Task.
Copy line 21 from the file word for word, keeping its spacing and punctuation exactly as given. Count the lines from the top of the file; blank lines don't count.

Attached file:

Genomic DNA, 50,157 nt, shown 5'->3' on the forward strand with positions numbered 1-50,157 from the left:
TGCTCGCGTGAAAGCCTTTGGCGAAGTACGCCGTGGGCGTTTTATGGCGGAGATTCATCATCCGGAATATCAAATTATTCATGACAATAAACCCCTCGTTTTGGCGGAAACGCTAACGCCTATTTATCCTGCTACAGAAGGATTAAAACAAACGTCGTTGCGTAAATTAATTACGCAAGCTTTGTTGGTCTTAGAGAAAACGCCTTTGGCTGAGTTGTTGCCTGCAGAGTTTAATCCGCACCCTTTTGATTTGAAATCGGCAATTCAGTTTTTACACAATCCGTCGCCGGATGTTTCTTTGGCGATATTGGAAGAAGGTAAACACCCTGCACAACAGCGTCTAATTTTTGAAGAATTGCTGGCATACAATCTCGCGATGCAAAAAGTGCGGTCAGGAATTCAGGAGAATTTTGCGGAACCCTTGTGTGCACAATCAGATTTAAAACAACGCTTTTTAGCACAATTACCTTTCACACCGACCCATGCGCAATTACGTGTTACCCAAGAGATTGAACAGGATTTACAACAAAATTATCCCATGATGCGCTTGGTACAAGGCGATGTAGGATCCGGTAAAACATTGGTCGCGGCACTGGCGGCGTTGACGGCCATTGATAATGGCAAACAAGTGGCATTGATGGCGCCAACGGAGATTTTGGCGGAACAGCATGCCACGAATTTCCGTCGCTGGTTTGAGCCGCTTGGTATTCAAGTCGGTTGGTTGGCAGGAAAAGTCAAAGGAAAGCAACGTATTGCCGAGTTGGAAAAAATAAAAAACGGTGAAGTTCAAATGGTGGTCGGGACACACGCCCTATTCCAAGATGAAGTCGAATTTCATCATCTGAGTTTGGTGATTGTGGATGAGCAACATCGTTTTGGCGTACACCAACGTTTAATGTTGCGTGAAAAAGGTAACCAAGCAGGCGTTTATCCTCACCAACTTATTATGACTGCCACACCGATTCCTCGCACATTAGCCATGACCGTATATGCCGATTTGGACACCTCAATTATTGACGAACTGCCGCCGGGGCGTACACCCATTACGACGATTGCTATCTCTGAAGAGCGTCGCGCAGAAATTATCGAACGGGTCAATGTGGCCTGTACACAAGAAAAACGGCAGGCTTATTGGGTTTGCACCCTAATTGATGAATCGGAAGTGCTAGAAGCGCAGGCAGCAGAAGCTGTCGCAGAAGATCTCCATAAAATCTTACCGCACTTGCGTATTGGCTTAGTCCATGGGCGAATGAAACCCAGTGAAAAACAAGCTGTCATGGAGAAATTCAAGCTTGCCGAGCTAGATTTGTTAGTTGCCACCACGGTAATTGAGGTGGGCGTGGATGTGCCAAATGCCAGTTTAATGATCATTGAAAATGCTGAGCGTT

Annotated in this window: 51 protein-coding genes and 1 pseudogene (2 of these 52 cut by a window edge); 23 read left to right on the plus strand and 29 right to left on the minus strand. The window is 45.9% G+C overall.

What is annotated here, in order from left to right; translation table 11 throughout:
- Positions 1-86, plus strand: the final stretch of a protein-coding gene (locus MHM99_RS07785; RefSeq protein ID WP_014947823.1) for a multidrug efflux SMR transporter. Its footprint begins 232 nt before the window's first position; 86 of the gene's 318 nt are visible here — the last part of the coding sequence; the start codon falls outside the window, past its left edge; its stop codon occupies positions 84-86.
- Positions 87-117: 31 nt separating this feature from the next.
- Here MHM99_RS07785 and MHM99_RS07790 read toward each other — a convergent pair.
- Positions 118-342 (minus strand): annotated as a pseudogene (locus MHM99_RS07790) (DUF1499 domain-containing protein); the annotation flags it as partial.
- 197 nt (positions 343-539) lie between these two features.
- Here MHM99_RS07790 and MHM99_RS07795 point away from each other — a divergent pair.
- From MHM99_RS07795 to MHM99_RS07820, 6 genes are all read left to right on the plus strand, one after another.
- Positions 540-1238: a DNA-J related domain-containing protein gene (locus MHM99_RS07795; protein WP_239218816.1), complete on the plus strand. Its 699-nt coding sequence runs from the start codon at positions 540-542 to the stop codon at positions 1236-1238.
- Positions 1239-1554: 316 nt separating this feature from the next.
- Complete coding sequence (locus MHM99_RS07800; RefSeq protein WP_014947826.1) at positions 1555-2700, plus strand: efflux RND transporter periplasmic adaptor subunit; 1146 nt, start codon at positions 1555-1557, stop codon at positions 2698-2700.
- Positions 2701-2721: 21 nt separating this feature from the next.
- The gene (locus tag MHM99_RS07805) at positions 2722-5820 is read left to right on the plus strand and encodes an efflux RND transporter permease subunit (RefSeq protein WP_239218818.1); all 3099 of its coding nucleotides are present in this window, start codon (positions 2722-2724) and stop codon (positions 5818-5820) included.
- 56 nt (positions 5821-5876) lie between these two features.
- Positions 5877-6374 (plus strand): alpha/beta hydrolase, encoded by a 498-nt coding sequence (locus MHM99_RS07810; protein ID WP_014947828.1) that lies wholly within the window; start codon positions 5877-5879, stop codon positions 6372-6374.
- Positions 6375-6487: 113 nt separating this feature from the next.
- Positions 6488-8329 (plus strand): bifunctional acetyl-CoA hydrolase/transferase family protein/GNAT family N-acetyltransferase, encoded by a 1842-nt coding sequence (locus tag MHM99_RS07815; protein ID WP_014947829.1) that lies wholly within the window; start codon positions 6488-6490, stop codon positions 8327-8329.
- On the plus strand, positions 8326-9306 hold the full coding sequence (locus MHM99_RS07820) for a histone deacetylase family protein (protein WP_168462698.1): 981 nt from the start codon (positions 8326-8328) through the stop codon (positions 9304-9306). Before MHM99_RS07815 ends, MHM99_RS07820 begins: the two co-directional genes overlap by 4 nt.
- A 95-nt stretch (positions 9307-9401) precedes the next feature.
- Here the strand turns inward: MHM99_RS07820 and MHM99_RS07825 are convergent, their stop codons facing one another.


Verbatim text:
- On the plus strand, positions 8326-9306 hold the full coding sequence (locus MHM99_RS07820) for a histone deacetylase family protein (protein WP_168462698.1): 981 nt from the start codon (positions 8326-8328) through the stop codon (positions 9304-9306). Before MHM99_RS07815 ends, MHM99_RS07820 begins: the two co-directional genes overlap by 4 nt.